When I read the part in bold, I thought that Kriss must be writing satire. Clearly, the person who insists on truth, even if he’s “jerking like an automaton” (a bad attempt to imitate the prose of Tom Wolfe) is less wrong! And what is this crap about “imagining a whole weary planet into the shape of a pancake”? Or that the earth “is not a given”? This is so bizarre that it’s beyond the bounds of even postmodern craziness.
Finally, and I’ve already wasted too much time on Kriss, he says this:
“The real cleavage, in other words, isn’t between those who believe in God and those who don’t, but between those who want to change the world and those who just want to repeat it. Watch one of those interminable debates between an atheist and a believer—anything involving Bill Nye is best, but they’re all on YouTube, endless stultifying hours of two people babbling Aristotelian at each other and convincing nobody—and you’ll notice something strange. Both of them will, inevitably, enter into some orgasmic rhapsody about how beautiful the universe is. The theist, gazing upward to his heavens, will chant awestruck odes to the majesty of God’s creation, His churning nebulae, His shining tapestry of suns, all the wonders built from His cosmic perversion.
Meanwhile, the atheist, glancing down at his own miraculous hands, will say something similarly soppy about mountains and rainbows and how incredible it is that all this came about by a happy accident of chance. When they encounter a poetic-humanist critique of cold scientific rationality, the atheists will often argue a similar line: Keats was wrong, science did not unweave the rainbow; the natural world is all the more beautiful if you know how it works. (Dawkins even published a book in 2011 called The Magic of Reality.) This accordance ought to be very worrying. What it shows is that, for all their fiercely expectorated differences, these two people are actually on the same side.
It’s sometimes charged that fundamentalist atheism has become just another intolerant religion; here, at least, religion as it’s actually practiced is only a minor species of atheism. What if you don’t think the universe is beautiful? What if you wake up every morning in a tiny brick cell slotted into a lifeless city under a gray and miserable sky, and you think that the whole thing, as it stands, is utterly wretched? For most of history, religions have tended to hold the natural world in various forms of contempt: it’s cursed by sin, it’s the Devil’s playground, it’s Dunya or Māyā. God, the great theologian Karl Barth wrote, is a ‘No’ to the world.”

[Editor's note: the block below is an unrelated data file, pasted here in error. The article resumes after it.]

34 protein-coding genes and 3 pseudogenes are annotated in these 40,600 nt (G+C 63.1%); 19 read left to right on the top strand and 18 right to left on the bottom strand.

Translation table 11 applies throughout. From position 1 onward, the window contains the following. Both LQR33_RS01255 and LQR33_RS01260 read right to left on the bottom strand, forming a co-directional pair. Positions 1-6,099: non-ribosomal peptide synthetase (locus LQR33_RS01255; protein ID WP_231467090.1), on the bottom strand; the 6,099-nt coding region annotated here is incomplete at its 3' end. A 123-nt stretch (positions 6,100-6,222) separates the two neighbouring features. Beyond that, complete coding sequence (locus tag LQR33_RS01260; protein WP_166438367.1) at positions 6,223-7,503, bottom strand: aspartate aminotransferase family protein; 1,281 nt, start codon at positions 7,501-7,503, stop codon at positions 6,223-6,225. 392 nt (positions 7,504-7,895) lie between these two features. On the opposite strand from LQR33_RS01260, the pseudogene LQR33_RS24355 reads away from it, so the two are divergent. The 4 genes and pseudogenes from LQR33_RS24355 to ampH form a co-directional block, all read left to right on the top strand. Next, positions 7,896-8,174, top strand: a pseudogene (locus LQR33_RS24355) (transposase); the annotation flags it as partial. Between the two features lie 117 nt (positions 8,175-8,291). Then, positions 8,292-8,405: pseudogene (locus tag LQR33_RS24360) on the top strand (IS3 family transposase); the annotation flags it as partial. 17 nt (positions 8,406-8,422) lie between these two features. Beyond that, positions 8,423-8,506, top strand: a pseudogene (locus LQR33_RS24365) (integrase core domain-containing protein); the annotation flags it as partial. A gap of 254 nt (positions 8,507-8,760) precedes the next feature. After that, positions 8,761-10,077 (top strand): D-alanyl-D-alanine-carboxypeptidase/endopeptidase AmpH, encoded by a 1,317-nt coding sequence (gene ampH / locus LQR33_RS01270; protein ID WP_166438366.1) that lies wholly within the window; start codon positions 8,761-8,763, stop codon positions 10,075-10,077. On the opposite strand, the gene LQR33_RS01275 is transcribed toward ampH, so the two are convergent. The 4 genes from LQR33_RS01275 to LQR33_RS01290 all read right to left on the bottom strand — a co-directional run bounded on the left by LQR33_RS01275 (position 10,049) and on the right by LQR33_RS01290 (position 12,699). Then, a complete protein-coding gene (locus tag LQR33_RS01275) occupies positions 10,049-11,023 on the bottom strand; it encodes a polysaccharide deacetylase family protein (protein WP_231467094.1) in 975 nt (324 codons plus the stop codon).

Here Kriss is criticizing atheists for a brand-new reason: he sees the world as horrible and atheists misguided because atheists have “so thoroughly trained themselves out of believing in Hell that they can’t see the real one right in front of them.”
Jebus. Yes, the world isn’t great for many people, but one reason it’s getting better is because secularism and reason are replacing religion and superstition. It’s better to promote that incremental change than stand around, as Kriss does, and kvetch about how crappy everything is.
Why did The Baffler publish such a worthless pieces of pablum? I have no idea, but shame on them, and of course on Kriss as well!
Reader Mark Sturtevant has another “spot the. . ” picture. Click the photo to enlarge, and I’ll reveal the answer at 11 a.m. Chicago time. (I’d classify this one as “hard”.) As always, try not to give it away in the comments below, though you can say whether you spotted it.
This summer has been a summer full of photographic adventures, and it included a multitude of mantises, which is great because there is nothing in the insect world like a preying mantis. The lady hiding in this scene was a big one, perhaps the largest of this species that I have come across. I will let the readers identify her, and that will not be hard once she is spotted.
She stayed with me for about a week, and I have plenty of candid shots to show of her later. Some of those are gruesome since she was always hungry. In any case, here I have released her again near where I found her. Can the sharp-eyed readers of WEIT find her? She is lurking in there somewhere, and woe to any grasshopper or katydid that gets in her line of sight!
Reader Lou Jost has some spectacular photos and videos from a recent foray into the rain forest. There will be several parts of this trip spread over the next week. Lou’s notes are indented:
Tambopata Research Center Part 1: Clay licks
I’ve just come back from a visit to a remote part of the Peruvian Amazon, which humans have not yet messed up too badly (though they are trying hard). Big animals and birds that are rare and shy near humans are abundant and unafraid here.